4.5 rounded up.I couldn’t resist this book...it has a picture of Aidan Turner on its cover. Seriously, I have loved watching the Poldark series on PBS and I find the book it is based on to be just as interesting and fulfilling. I will be reading the entire book series, although at what pace I am not sure.Book 1 deals with Ross Poldark, who comes home to England (Cornwall, no less) from the American Revolution to find that his father has died, his land is in complete disrepair, and his love is about to marry his cousin, Francis. Ross appears to have picked up some ideas about freedom and equality while across the Atlantic and he finds himself outside the normal bounds of his class in his thinking. We are set up for a tale of class struggle and moral choices in the heart and hands of a very independent and atypical man. The characters are developed beautifully, there is enough of romance and intrigue to keep you guessing and the writing is well-paced, even though you can sense this is going to be a long story. I am in for the full ride and expect it to be delightful.

  • Julio Genao
    2019-03-05 16:37

    fuck this book.fuck this showfuck the day this story shat on my lifei don't care how hot this character isor wossiname from being humanwho always kinda looked like a concussed goat to me anywayall i know isthis one time this fictional person was more important than anything i am or could ever be or could ever have lostso this shitright herecan die in a dumpster firesurrounded by solemn hobosand like four confused hipsters who think they're at bonnaroothe end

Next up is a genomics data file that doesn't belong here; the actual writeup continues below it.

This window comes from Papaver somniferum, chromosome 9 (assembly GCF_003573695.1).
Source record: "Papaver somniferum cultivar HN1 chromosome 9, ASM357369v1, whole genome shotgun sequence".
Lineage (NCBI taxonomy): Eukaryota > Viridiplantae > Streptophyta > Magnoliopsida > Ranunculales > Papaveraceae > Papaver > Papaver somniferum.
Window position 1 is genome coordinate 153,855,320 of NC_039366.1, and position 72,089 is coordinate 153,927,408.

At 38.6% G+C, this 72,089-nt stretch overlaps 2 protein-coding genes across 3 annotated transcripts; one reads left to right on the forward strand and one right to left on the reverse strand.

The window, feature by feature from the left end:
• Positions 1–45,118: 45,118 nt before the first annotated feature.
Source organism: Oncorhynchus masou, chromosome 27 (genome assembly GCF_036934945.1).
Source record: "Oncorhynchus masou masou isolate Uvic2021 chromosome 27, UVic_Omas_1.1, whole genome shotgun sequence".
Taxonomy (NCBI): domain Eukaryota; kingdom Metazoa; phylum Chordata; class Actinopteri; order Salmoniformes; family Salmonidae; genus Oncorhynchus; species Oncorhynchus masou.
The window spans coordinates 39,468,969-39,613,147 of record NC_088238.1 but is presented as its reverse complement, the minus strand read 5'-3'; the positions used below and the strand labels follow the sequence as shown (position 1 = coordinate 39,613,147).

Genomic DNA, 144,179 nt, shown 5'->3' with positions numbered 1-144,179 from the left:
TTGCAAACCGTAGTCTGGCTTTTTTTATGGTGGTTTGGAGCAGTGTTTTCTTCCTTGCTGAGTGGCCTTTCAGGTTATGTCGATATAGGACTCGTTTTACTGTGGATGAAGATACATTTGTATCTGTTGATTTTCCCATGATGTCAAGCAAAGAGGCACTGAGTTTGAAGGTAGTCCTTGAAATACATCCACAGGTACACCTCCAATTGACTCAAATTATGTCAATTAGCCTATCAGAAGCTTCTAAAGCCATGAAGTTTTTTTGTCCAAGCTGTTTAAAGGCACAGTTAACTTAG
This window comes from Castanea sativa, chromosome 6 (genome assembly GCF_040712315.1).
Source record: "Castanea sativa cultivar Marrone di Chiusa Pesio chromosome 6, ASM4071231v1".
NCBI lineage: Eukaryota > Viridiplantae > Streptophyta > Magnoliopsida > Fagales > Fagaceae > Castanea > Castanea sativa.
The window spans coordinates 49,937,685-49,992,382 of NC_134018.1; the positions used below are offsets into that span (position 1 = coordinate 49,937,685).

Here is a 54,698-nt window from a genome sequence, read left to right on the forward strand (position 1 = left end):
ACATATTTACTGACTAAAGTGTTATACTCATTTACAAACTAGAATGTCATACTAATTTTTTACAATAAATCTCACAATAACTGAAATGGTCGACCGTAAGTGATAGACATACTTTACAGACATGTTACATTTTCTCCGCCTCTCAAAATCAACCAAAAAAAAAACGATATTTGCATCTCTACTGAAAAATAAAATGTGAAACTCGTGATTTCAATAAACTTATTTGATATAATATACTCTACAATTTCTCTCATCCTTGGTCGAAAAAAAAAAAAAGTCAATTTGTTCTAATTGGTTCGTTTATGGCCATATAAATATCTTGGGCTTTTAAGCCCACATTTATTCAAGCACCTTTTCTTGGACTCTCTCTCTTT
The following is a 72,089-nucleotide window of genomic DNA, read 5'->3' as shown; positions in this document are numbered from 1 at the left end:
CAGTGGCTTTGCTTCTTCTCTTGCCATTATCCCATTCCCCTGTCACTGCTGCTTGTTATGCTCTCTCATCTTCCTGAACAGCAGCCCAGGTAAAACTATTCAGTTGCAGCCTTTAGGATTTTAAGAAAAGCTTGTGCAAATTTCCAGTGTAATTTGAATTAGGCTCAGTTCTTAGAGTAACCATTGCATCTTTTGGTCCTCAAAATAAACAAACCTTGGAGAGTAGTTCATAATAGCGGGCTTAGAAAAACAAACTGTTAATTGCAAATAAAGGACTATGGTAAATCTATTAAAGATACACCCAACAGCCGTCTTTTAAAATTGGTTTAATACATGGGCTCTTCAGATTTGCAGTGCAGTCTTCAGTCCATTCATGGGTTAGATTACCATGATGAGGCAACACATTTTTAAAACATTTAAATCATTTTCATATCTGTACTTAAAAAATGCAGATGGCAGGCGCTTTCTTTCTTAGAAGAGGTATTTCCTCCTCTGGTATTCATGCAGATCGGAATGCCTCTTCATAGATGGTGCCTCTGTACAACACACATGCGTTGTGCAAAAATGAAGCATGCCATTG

• Tim Vicary
    2019-03-11 13:45

    This site is called Goodreads and this book, together with the eleven other Poldark novels which follow it, is one of the best reads you could possibly find. Winston Graham is not just a good writer - he is in in my view a great writer. He has all the gifts and skills you could possibly want in a novelist: he creates wonderful, well-drawn characters, he has a brilliant, accurate ear for dialogue, he writes beautiful, concise description, he creates dramatic, page-turning plots - what more could you want? The plots of these novels are wonderfully crafted; he is the master of setting a little time-bomb which will tick away in the back of your mind for hundreds of pages before it explodes. His plots are very dramatic - these believable, very real characters do things of quite breath-taking audacity which the author has the skill to develop thoroughly so that all the consequences are quite fully worked out. The villains are truly evil but in human terms thoroughly understandable, and the good characters sympathetic but satisfyingly flawed. He has a great gift for comedy too - particularly in the early books where the antics of Jud and Judie Paynter had me laughing out loud. The historical research should not be forgotten either - he paints a wholly believable picture of nineteenth century Cornwall during the Napoleonic Wars and the early Industrial Revolution, which brings a bygone world to life. Like many people of my age, I first knew of these books through the TV series which was a great hit at the time. I think I read the first two books then, before university, work and family took over. But coming back to them in later life I realise what an enormous achievement they really are. I started with this book about two months ago and I have just finished book ten, with two more to go. After that I think I shall explore Winston Graham's other books - he wrote about 40 novels all told, many made into films. If I could write half as well as him I would be proud. If you are looking for a long, well-written, fully realised series of historical novels to sink into and enjoy, these are the books for you!Tim Vicary. www.timvicary.com